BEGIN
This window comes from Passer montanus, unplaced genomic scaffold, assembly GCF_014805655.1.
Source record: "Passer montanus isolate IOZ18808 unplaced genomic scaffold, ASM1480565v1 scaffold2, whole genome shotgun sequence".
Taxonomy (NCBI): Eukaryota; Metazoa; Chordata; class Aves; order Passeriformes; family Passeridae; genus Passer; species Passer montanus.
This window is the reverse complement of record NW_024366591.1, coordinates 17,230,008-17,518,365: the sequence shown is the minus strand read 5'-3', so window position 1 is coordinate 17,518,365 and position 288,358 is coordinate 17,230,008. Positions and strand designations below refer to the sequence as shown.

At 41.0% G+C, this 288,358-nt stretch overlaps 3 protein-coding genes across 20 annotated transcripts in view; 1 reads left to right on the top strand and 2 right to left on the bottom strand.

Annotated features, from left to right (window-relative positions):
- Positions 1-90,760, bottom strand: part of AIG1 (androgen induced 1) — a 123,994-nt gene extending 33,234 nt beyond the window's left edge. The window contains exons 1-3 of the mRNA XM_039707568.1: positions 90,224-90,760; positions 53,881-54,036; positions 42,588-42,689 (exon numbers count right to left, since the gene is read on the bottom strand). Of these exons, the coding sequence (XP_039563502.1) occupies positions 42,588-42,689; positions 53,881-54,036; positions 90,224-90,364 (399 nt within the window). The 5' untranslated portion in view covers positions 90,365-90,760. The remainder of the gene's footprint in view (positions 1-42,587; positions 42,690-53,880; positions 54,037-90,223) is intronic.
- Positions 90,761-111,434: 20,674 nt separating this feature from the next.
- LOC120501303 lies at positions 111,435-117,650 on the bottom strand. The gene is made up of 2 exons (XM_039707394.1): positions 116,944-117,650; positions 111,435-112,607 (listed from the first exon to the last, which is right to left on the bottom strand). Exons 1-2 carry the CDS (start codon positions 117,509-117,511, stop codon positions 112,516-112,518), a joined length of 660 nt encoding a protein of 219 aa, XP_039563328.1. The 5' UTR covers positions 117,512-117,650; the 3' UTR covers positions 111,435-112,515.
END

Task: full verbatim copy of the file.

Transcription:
This window comes from Passer montanus, unplaced genomic scaffold, assembly GCF_014805655.1.
Source record: "Passer montanus isolate IOZ18808 unplaced genomic scaffold, ASM1480565v1 scaffold2, whole genome shotgun sequence".
Taxonomy (NCBI): Eukaryota; Metazoa; Chordata; class Aves; order Passeriformes; family Passeridae; genus Passer; species Passer montanus.
This window is the reverse complement of record NW_024366591.1, coordinates 17,230,008-17,518,365: the sequence shown is the minus strand read 5'-3', so window position 1 is coordinate 17,518,365 and position 288,358 is coordinate 17,230,008. Positions and strand designations below refer to the sequence as shown.

At 41.0% G+C, this 288,358-nt stretch overlaps 3 protein-coding genes across 20 annotated transcripts in view; 1 reads left to right on the top strand and 2 right to left on the bottom strand.

Annotated features, from left to right (window-relative positions):
- Positions 1-90,760, bottom strand: part of AIG1 (androgen induced 1) — a 123,994-nt gene extending 33,234 nt beyond the window's left edge. The window contains exons 1-3 of the mRNA XM_039707568.1: positions 90,224-90,760; positions 53,881-54,036; positions 42,588-42,689 (exon numbers count right to left, since the gene is read on the bottom strand). Of these exons, the coding sequence (XP_039563502.1) occupies positions 42,588-42,689; positions 53,881-54,036; positions 90,224-90,364 (399 nt within the window). The 5' untranslated portion in view covers positions 90,365-90,760. The remainder of the gene's footprint in view (positions 1-42,587; positions 42,690-53,880; positions 54,037-90,223) is intronic.
- Positions 90,761-111,434: 20,674 nt separating this feature from the next.
- LOC120501303 lies at positions 111,435-117,650 on the bottom strand. The gene is made up of 2 exons (XM_039707394.1): positions 116,944-117,650; positions 111,435-112,607 (listed from the first exon to the last, which is right to left on the bottom strand). Exons 1-2 carry the CDS (start codon positions 117,509-117,511, stop codon positions 112,516-112,518), a joined length of 660 nt encoding a protein of 219 aa, XP_039563328.1. The 5' UTR covers positions 117,512-117,650; the 3' UTR covers positions 111,435-112,515.